Estonia’s government approves use of Russian assets for reparations to Ukraine

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The Estonian government has approved and sent to parliament an amendment to the International Sanctions Act, which foresees the use of frozen Russian assets to compensate Ukraine for the damage inflicted by Moscow’s invasion, Estonian PM Kaja Kallas announced on Oct. 12.

According to the bill, the legal framework of Estonia will be expanded to make the competences and powers of institutions clearer and more effective in implementing and overseeing sanctions. Kallas believes that it is crucial for Russia to “pay the price for aggression.”

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“We must find ways to hold Russia financially responsible for the damage it has caused Ukraine,” the PM said.

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“The bill that we sent to the parliament today allows us to use the frozen assets of sanctioned persons in Estonia to compensate for war-related damage in Ukraine. We should be a role model and a stimulus for other EU countries in establishing similar rules. Russia should compensate Ukraine for all the damage caused by the war.”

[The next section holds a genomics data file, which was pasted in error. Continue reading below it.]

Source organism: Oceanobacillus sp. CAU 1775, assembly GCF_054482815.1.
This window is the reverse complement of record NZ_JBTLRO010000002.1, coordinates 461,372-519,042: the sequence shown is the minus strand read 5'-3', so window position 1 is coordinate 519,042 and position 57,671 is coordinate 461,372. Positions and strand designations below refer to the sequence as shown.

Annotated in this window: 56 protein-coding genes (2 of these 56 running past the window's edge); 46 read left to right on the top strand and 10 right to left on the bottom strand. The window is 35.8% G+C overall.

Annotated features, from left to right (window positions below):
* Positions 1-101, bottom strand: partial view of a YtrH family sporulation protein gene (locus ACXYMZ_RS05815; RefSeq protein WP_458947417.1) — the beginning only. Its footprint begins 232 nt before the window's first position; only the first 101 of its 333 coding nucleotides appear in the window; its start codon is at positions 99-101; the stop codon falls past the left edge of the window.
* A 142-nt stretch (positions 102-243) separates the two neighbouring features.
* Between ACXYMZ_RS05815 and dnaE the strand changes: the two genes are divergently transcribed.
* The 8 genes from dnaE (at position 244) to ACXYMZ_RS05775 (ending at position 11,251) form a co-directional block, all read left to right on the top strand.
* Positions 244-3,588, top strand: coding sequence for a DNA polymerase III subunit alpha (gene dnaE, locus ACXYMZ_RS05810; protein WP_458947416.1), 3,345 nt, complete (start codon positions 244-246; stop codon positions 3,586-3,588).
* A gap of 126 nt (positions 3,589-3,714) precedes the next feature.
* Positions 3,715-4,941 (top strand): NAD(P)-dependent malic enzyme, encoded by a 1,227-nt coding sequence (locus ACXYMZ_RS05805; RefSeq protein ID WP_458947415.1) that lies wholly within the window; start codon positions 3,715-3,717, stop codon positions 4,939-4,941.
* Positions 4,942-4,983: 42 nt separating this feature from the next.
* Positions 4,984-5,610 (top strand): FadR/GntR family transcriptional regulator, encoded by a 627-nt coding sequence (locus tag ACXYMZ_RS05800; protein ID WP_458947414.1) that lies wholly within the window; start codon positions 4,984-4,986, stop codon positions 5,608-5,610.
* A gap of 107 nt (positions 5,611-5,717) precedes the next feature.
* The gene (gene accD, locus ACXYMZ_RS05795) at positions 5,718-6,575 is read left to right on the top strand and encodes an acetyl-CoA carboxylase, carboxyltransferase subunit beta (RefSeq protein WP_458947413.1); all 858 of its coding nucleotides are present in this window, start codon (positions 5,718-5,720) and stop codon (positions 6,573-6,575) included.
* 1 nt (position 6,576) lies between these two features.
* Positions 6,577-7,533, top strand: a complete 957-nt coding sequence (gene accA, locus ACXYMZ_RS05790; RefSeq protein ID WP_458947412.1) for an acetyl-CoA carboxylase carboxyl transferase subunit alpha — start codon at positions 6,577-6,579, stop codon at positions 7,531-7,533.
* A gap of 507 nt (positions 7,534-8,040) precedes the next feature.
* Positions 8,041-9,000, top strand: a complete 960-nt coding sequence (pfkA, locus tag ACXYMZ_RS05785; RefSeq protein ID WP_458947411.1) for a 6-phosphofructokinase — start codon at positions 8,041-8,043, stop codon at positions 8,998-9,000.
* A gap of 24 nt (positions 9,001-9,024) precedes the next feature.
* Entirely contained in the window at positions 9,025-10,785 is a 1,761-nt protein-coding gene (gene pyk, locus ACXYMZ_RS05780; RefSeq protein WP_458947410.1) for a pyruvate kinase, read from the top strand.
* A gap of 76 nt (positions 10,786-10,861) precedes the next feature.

Margus Tsahkna, the country’s foreign minister, also supported Estonia’s initiative to use frozen Russian assets.

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“I am pleased that today the government has approved the draft amendments to the International Sanctions Act …; part of the draft law is Estonia’s initiative to use frozen Russian assets to compensate for losses inflicted by Russia’s brutal war against Ukraine,” said Tsahkna.

To date, Estonia has frozen Russian assets worth EUR 38 million ($40 million).

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